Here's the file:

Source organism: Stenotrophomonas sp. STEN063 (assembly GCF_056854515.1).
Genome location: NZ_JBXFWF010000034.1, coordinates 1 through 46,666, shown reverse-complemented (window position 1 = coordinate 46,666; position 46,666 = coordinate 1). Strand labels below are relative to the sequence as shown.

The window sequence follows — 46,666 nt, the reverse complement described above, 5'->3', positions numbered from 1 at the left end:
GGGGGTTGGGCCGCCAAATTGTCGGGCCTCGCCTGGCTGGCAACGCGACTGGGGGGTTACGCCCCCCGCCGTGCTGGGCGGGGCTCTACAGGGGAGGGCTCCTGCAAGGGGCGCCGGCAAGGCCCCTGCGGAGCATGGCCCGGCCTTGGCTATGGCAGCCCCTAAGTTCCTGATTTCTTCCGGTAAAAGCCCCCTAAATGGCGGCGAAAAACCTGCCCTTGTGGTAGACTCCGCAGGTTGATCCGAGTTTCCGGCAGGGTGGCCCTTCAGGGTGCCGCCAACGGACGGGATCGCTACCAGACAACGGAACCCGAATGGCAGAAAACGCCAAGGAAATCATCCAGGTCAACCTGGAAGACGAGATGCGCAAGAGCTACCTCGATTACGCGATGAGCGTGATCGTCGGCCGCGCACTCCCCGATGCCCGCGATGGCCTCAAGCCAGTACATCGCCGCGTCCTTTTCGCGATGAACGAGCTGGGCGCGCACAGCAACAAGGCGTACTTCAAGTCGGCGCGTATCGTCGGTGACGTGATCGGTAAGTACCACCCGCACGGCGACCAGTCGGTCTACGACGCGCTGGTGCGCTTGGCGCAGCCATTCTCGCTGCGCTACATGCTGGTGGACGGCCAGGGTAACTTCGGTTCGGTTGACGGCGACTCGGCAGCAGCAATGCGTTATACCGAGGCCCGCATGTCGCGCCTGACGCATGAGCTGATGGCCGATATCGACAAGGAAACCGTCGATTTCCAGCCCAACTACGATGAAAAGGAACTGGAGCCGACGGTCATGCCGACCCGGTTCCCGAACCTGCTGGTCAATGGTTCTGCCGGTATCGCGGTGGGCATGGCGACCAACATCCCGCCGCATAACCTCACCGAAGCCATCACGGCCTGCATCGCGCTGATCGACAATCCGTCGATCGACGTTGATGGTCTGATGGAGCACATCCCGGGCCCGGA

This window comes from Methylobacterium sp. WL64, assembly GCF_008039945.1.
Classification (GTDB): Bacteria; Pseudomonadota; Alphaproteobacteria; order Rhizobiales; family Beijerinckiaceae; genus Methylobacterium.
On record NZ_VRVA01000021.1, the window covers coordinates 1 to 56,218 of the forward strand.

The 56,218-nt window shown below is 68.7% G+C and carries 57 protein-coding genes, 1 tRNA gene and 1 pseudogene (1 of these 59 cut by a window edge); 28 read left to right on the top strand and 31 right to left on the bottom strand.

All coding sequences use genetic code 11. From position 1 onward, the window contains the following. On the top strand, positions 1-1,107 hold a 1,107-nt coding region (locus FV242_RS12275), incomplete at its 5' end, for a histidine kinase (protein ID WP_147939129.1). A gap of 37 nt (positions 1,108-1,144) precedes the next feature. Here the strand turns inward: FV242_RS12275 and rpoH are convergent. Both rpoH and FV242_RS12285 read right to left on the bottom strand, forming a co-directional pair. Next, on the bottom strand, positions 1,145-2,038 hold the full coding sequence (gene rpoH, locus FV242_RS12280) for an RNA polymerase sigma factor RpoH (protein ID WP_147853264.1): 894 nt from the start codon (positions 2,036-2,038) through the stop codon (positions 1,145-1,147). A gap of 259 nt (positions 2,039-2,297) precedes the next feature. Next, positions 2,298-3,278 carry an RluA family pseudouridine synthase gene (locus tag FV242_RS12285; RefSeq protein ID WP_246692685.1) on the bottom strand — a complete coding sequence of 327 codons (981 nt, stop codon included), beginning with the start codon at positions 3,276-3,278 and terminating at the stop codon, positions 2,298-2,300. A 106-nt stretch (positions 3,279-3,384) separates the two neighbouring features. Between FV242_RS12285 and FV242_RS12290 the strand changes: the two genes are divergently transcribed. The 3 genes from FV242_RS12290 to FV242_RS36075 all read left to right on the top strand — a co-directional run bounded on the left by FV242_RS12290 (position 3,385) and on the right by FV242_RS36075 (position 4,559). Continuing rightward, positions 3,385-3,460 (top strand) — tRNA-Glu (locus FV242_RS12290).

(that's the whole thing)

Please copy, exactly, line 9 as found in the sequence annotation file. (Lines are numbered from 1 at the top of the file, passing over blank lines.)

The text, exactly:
All coding sequences use genetic code 11. From position 1 onward, the window contains the following. On the top strand, positions 1-1,107 hold a 1,107-nt coding region (locus FV242_RS12275), incomplete at its 5' end, for a histidine kinase (protein ID WP_147939129.1). A gap of 37 nt (positions 1,108-1,144) precedes the next feature. Here the strand turns inward: FV242_RS12275 and rpoH are convergent. Both rpoH and FV242_RS12285 read right to left on the bottom strand, forming a co-directional pair. Next, on the bottom strand, positions 1,145-2,038 hold the full coding sequence (gene rpoH, locus FV242_RS12280) for an RNA polymerase sigma factor RpoH (protein ID WP_147853264.1): 894 nt from the start codon (positions 2,036-2,038) through the stop codon (positions 1,145-1,147). A gap of 259 nt (positions 2,039-2,297) precedes the next feature. Next, positions 2,298-3,278 carry an RluA family pseudouridine synthase gene (locus tag FV242_RS12285; RefSeq protein ID WP_246692685.1) on the bottom strand — a complete coding sequence of 327 codons (981 nt, stop codon included), beginning with the start codon at positions 3,276-3,278 and terminating at the stop codon, positions 2,298-2,300. A 106-nt stretch (positions 3,279-3,384) separates the two neighbouring features. Between FV242_RS12285 and FV242_RS12290 the strand changes: the two genes are divergently transcribed. The 3 genes from FV242_RS12290 to FV242_RS36075 all read left to right on the top strand — a co-directional run bounded on the left by FV242_RS12290 (position 3,385) and on the right by FV242_RS36075 (position 4,559). Continuing rightward, positions 3,385-3,460 (top strand) — tRNA-Glu (locus FV242_RS12290).